Plastics: Packaging

Department for Environment, Food and Rural Affairs written question – answered on 16th July 2019.

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Photo of Therese Coffey Therese Coffey The Parliamentary Under-Secretary of State for Environment, Food and Rural Affairs

Plastic food packaging serves important purposes such as protecting food, providing important storage information, extending the shelf life and decreasing food waste.

The Government is working with retailers and the Waste and Resources Action Programme (WRAP) to encourage their efforts to reduce waste and to explore the introduction of plastic-free supermarket initiatives in which fresh food is sold loose, giving consumers the choice. WRAP has published a technical report on the evidence for providing fresh produce loose and we are working with Morrisons to evaluate its current trial of selling produce loose, to assess the impact on food waste.

The WRAP Evidence Review: Plastic Packaging and Fresh Produce, pulled together evidence on a variety of fresh produce and summarised the current evidence available on whether it is suitable to be sold loose. Some items, for example cucumbers, have a significantly longer shelf life when shrink wrapped.

Our priority is to prevent or reduce waste in the first place. The Packaging (Essential Requirements) Regulations already require all retailers to ensure that all their packaging does not exceed what is needed to make sure that the products are safe, hygienic and acceptable for both the packed product and for the consumer. As part of the Resources and Waste Strategy, we have committed to review the effectiveness of these Regulations by the end of next year.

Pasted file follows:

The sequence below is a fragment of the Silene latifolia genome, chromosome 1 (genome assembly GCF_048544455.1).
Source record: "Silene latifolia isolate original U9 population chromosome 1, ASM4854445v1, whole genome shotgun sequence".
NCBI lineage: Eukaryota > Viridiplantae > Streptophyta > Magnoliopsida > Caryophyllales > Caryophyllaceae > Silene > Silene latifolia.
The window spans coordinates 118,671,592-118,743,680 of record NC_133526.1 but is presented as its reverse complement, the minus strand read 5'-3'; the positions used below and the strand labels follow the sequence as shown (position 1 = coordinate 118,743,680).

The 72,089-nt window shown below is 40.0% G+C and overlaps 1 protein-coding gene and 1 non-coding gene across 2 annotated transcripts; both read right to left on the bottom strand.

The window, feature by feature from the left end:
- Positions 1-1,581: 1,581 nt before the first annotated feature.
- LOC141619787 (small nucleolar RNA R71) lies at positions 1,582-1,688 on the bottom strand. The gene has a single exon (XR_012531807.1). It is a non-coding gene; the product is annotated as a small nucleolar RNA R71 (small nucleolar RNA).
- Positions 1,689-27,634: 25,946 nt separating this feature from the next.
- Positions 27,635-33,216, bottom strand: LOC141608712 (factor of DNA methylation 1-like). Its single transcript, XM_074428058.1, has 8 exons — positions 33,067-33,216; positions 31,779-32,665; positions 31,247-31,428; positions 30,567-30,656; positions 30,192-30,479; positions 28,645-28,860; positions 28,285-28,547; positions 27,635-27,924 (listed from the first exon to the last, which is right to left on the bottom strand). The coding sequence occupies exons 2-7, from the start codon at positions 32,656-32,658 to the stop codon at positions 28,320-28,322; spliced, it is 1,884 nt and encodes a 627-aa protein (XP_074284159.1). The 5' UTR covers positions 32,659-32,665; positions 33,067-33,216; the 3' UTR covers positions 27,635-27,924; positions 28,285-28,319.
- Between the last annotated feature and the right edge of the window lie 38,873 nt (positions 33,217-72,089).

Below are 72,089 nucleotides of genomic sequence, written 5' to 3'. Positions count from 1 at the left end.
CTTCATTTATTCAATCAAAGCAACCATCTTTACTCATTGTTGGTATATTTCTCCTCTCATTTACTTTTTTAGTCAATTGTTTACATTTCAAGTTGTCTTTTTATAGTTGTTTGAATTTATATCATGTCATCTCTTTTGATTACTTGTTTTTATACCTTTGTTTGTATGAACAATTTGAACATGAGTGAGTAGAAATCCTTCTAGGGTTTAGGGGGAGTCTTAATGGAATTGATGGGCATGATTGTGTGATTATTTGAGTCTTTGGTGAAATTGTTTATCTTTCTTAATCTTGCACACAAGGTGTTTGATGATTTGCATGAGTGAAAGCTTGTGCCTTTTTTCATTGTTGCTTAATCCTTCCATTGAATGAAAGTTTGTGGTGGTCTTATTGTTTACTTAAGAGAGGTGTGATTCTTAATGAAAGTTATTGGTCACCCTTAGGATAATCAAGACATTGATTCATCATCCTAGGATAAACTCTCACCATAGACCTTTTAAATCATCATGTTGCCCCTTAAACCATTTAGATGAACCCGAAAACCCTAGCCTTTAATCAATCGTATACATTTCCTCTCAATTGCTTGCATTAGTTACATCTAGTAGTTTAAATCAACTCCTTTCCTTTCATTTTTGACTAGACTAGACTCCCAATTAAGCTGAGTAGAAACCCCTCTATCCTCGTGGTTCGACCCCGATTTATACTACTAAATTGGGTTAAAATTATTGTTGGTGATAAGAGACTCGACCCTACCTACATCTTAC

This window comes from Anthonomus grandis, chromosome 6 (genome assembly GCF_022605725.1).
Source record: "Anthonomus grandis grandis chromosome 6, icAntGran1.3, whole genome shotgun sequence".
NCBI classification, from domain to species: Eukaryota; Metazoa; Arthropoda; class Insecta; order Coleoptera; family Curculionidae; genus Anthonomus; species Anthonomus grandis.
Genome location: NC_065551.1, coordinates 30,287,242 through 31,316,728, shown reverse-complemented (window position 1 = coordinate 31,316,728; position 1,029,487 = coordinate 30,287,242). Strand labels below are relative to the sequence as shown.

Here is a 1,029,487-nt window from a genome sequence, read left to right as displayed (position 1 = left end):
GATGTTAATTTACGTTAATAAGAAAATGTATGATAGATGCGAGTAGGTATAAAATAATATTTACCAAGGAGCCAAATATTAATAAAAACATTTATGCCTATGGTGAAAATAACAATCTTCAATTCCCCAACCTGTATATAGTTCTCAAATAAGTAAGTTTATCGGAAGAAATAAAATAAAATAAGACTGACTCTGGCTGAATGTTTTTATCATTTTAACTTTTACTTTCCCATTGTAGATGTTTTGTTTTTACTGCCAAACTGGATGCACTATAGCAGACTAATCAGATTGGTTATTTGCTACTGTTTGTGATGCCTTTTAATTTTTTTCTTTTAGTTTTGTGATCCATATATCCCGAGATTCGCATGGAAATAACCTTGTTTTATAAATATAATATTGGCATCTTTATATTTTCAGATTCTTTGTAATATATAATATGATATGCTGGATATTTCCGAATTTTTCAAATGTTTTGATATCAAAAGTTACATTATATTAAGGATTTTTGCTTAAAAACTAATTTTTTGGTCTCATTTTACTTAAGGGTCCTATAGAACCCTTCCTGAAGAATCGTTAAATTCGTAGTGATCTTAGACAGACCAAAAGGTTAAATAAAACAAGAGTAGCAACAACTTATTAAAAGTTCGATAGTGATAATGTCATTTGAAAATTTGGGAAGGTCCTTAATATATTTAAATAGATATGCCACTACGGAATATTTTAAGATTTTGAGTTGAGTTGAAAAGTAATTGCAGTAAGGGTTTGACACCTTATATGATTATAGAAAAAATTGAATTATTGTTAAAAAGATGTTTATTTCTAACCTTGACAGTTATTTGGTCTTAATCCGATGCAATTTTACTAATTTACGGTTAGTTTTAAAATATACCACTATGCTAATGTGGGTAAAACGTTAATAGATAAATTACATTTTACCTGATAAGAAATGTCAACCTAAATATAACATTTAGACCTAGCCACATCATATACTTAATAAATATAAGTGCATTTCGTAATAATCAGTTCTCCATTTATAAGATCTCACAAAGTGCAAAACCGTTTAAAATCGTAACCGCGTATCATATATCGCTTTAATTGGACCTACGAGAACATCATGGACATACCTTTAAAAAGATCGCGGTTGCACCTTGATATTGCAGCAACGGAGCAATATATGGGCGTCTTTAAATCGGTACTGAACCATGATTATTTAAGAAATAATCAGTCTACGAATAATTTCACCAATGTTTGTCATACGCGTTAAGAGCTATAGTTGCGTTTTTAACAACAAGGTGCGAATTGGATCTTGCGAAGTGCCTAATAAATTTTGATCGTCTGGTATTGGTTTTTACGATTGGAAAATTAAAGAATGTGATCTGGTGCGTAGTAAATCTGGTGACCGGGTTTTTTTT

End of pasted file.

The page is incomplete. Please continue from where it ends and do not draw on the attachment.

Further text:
We have also consulted on reforms to the way we manage packaging waste. The reforms to the Producer Responsibility Obligations (Packaging Waste) Regulations will require producers to fund the full net-cost of managing the packaging they place on the market, once it becomes waste. This creates an incentive for companies to use less packaging and to ensure that their packaging can be recycled at end of life as it will reduce their costs in complying with the Regulations.

In our consultation we have set out options for how we want to enhance the incentive for producers to make better packaging design choices. The options are for a modulated fee system or a deposit fee system. These options provide a financial incentive for producers, in addition to the full-net cost fees, to move towards using more easily recycled packaging materials and formats.

In April last year, WRAP and the Ellen MacArthur Foundation launched their world leading UK Plastics Pact, with support from the Government, and all the major supermarkets have signed up to it. The Pact brings these organisations together with four key targets for 2025 that aim to reduce the amount of plastic waste generated, which includes actions to eliminate problematic or unnecessary single-use plastic packaging items. Our proposed reforms will support supermarkets in achieving those targets.

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